I began to become interested in senior nutrition in a very direct way, at an extremely specific time. My mother has celiac disease. She avoids all products containing wheat or gluten. In her late eighties, my mother lives alone. She gets around only with difficulty, sees and hears poorly, but still lives (and cooks) independently.
I live across the continent from my mother, but my three sisters live in the same city. When my mother took a fall and spent a week in the hospital, I was concerned, of course, but helpless at the same time. My sisters buzzed around my mother, keeping in touch with me through dozens of e-mails and telephone calls. They advised me not to break into my life and fly in, especially as I had already planned a trip for the next month. My mother would survive, and stay in her home, but now with live-in home care on a full-time basis.
“These people are real pros,” one sister told me, relieved finally to have another pair of hands involved in my mother’s care. “They’ll wash her when she needs it, make sure she takes her medication at the right times, take her to doctor appointments, and they even cook. They know what they’re doing.”
Once on the scene, I talked to several of the caregivers. We had a long and detailed discussion about medication, which in my mother’s case is complex, involving painkillers, which need to be carefully monitored. We also discussed my mother’s celiac disease. By all indications, the caregivers understood the ins and outs of the gluten-free lifestyle. I was shocked, then, when one caregiver nearly served a plate of spaghetti to my mother. Groggy from her medication, my mother might have eaten it. Standard spaghetti is filled with gluten.
The caregiver told me she thought it was enough that she avoided coating the pan-fried chicken she made for my mother with flour, and she knew my mother could not eat conventional bread. She did not give the spaghetti a thought, and did not read the ingredients. We had a thorough discussion of gluten-free eating. This set my mind at rest about my mother and her diet, but it got me thinking about the food-related challenges facing the growing numbers of people in home care.
A Idea Is Born
A few days after the spaghetti incident I was flying back home, and travel gets me to thinking. Home caregivers watch medication with great care. They know what to do in an emergency. They keep careful records of their clients’ activities and routines. Beyond these basics, do they really understand the gluten-free lifestyle, the dairy-free diet, the needs of diabetics? Do they know to read ingredient labeling? What about sodium restricted diets? Do they think taking away the saltshaker is all they need to do? Are they aware that most hidden sodium comes in the form of processed foods?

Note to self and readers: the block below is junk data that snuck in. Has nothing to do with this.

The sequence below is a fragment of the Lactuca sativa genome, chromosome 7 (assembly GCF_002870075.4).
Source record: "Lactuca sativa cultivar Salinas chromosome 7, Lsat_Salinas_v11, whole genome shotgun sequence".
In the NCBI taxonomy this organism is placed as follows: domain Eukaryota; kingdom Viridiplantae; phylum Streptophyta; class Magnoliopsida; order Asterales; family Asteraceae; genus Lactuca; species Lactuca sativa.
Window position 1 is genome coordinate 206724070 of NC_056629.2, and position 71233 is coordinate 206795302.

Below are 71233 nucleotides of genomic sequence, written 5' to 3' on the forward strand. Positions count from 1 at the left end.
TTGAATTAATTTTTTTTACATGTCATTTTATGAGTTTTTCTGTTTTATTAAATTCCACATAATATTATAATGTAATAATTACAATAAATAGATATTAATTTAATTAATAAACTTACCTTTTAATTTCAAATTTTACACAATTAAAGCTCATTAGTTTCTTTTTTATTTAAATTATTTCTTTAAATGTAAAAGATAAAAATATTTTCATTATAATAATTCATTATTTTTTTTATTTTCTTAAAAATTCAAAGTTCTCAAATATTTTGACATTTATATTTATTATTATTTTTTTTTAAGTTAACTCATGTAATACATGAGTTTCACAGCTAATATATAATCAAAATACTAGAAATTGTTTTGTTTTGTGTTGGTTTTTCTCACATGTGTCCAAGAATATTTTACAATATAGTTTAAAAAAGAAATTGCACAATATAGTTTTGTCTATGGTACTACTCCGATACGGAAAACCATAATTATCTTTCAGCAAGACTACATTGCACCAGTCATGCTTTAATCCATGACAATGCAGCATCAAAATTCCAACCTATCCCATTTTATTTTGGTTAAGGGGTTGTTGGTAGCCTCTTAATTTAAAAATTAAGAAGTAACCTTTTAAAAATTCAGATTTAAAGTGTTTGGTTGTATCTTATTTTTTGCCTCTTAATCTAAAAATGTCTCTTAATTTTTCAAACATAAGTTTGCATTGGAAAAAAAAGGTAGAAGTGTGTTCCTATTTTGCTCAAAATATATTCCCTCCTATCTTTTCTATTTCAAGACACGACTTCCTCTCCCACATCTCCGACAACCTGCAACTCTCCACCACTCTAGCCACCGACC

Do they…? ElderEats is about the dozens of feeding “do they’s” that came to my brain in the coming weeks. Every time I came to the question about how to keep people who cannot feed themselves nourished, the questions became more numerous, the issues more complicated. I did research, and uncovered more than a dozen food restrictions that can arise in a home care setting. As a trained food professional, I realized that basic nutritional concepts also come into play. I then grasped the obvious when I added my third parameter: can the caregiver actually cook, in a culinary sense? Giving the matter more thought, I added sanitation and food storage to the list. Finally, I worked out the need to discuss how the caregiver can help with the physical process of food handling and consumption, from cutting the food to keeping a plate warm for slow eaters. Each of these five areas is challenging.
Eating is not the only facet of home care, but it is an important one. Meals function as vital high points in the day for the person in home care. The person should look forward to well-planned, well-prepared, safe, nutritionally appropriate meals. There is no leaving this critical area to chance. We need a systematized approach that covers every base. That’s ElderEats.